Feeling out process to start with neither guy being able to get any real control. A rollup by Dean is blocked and Nick Patrick yells at Wallstreet for holding the ropes. Patrick yells about using the hair and the match slows down again. Wallstreet sends Dean to the floor as things continue to not get started. Back in and Dean grabs a hammerlock which is quickly broken. Off to a chinlock by the challenger (Wallstreet) followed by an abdominal stretch. Sweet goodness Wallstreet is dull.

Dean’s leg lariat gets two as does a suplex. The Cloverleaf is broken up by a rake to the eyes but Wallstreet misses a charge and goes flying over the top and out to the floor. Jeff Jarrett comes in out of nowhere and trips Malenko for two. Wallstreet doesn’t pay attention and gets caught in the Cloverleaf to retain the title for Dean. Patrick was between Wallstreet and the ropes so we have another wrinkle in the Patrick might be crooked story.

Rating: D. I love Malenko but my goodness Wallstreet is dull. I mean the guy does NOTHING but jobber level offense. The other problem is that since he’s taken on his current gimmick, the Wallstreet name doesn’t mean anything. This was about Jarrett though which makes the match a little more forgivable.
Jarrett wants a rematch with Malenko and says he’ll get it next week on Nitro. Dean accepts and here’s Mongo. Mongo wants to know why Jarrett came out here without him and won’t let Debra leave with Jeff. Mongo rants about Kevin Greene and the people boo Mongo out of the building. Why didn’t WCW get that no one was interested in this football stuff?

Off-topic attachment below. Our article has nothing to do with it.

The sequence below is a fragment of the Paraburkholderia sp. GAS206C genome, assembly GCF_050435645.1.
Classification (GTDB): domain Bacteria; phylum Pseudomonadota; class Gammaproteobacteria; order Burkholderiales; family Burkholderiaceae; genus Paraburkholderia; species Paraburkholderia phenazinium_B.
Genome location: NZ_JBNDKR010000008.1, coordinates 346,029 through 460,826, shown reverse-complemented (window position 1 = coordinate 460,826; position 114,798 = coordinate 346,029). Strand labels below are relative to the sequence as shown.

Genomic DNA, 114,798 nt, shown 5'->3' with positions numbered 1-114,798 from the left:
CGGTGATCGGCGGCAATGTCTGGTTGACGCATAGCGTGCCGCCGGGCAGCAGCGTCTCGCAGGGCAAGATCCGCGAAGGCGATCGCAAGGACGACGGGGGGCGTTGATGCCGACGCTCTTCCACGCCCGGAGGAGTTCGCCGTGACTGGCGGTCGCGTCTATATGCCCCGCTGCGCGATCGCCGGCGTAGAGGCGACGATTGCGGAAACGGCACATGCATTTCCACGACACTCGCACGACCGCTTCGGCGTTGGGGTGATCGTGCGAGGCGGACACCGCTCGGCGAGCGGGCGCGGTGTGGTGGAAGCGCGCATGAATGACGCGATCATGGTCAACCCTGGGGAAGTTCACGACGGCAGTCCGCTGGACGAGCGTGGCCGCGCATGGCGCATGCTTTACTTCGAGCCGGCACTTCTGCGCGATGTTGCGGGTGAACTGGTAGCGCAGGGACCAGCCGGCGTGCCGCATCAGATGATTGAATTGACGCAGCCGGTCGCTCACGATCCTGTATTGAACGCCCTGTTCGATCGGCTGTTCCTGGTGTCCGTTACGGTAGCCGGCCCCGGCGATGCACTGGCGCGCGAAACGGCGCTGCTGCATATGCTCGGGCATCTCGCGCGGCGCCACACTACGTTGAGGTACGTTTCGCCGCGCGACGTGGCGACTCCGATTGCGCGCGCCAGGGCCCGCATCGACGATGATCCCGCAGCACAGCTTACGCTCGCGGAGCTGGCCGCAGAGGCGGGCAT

Damien/Ciclope vs. Harlem Heat

Stevie and Ciclope start things off with the big man stomping Ciclope down into the corner. A slam puts Ciclope down and it’s off to Booker for a hook kick. Damien comes in and some Hardy Boys style double teaming sends Booker to the floor. Booker knees Damien down and it’s back to Ray as the Heat weren’t in trouble long. Booker sends Damien to the floor and stomps away on him against the barricade as this breaks down. Here are the Steiners with a chair to lay out Booker, allowing Damien to hit a top rope splash for the upset pin.

Rating: D+. This match was the same thing we’ve had all night: a dull match that was waiting for the angle advancement that ended it. Damien and Ciclope wouldn’t go anywhere of course but it’s nice to see some newcomers get a win, even if it’s tainted like this. Obviously this set up Steiners vs. Heat and there’s nothing wrong with that. The match was dull though.

Lee Marshall does his thing.

Barbarian vs. Chris Benoit

Apparently Benoit has to run the Dungeon gauntlet to get another match with Sullivan. Benoit takes it straight to the corner and stomps Barbarian down, which is something you almost never see. Barbarian breaks the German attempt so Benoit settles for a release northern lights suplex. Jimmy Hart distracts Benoit and Barbie gets in a shot to take over. There’s a piledriver for two on Benoit and Barbarian is frustrated already. Barbarian be clubberin in the corner followed by his always cool release belly to belly superplex. Barbarian loads up something off the top but gets shoved down. Swan Dive and Crossface end this.